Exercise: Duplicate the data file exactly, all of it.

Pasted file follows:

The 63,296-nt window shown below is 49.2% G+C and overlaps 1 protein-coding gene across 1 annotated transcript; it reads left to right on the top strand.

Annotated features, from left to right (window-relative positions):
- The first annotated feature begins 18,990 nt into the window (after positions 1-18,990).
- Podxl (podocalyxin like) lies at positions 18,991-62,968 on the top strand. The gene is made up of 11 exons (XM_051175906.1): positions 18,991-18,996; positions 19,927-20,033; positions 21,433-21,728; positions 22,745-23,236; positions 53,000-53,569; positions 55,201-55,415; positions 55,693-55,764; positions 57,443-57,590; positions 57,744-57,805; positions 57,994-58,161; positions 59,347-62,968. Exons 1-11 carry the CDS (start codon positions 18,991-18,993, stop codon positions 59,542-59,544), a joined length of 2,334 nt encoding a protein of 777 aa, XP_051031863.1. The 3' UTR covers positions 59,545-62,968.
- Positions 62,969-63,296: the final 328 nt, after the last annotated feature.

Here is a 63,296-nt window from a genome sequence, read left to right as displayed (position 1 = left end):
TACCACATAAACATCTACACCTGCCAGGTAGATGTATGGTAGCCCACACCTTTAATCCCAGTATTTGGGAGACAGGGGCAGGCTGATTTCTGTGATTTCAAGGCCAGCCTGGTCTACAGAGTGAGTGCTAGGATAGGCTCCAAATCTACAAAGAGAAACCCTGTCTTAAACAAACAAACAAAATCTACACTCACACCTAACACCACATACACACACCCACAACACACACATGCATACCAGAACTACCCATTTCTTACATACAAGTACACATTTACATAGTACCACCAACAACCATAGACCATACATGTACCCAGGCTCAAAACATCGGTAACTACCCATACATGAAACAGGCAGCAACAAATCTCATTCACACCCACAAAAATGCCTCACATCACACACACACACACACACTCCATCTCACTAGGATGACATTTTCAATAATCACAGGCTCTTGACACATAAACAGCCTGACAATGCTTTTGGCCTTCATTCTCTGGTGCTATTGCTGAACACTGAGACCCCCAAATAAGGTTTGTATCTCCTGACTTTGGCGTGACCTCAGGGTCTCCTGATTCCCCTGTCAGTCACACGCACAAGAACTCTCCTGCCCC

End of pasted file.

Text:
The 63,296-nt window shown below is 49.2% G+C and overlaps 1 protein-coding gene across 1 annotated transcript; it reads left to right on the top strand.

Annotated features, from left to right (window-relative positions):
- The first annotated feature begins 18,990 nt into the window (after positions 1-18,990).
- Podxl (podocalyxin like) lies at positions 18,991-62,968 on the top strand. The gene is made up of 11 exons (XM_051175906.1): positions 18,991-18,996; positions 19,927-20,033; positions 21,433-21,728; positions 22,745-23,236; positions 53,000-53,569; positions 55,201-55,415; positions 55,693-55,764; positions 57,443-57,590; positions 57,744-57,805; positions 57,994-58,161; positions 59,347-62,968. Exons 1-11 carry the CDS (start codon positions 18,991-18,993, stop codon positions 59,542-59,544), a joined length of 2,334 nt encoding a protein of 777 aa, XP_051031863.1. The 3' UTR covers positions 59,545-62,968.
- Positions 62,969-63,296: the final 328 nt, after the last annotated feature.

Here is a 63,296-nt window from a genome sequence, read left to right as displayed (position 1 = left end):
TACCACATAAACATCTACACCTGCCAGGTAGATGTATGGTAGCCCACACCTTTAATCCCAGTATTTGGGAGACAGGGGCAGGCTGATTTCTGTGATTTCAAGGCCAGCCTGGTCTACAGAGTGAGTGCTAGGATAGGCTCCAAATCTACAAAGAGAAACCCTGTCTTAAACAAACAAACAAAATCTACACTCACACCTAACACCACATACACACACCCACAACACACACATGCATACCAGAACTACCCATTTCTTACATACAAGTACACATTTACATAGTACCACCAACAACCATAGACCATACATGTACCCAGGCTCAAAACATCGGTAACTACCCATACATGAAACAGGCAGCAACAAATCTCATTCACACCCACAAAAATGCCTCACATCACACACACACACACACACTCCATCTCACTAGGATGACATTTTCAATAATCACAGGCTCTTGACACATAAACAGCCTGACAATGCTTTTGGCCTTCATTCTCTGGTGCTATTGCTGAACACTGAGACCCCCAAATAAGGTTTGTATCTCCTGACTTTGGCGTGACCTCAGGGTCTCCTGATTCCCCTGTCAGTCACACGCACAAGAACTCTCCTGCCCC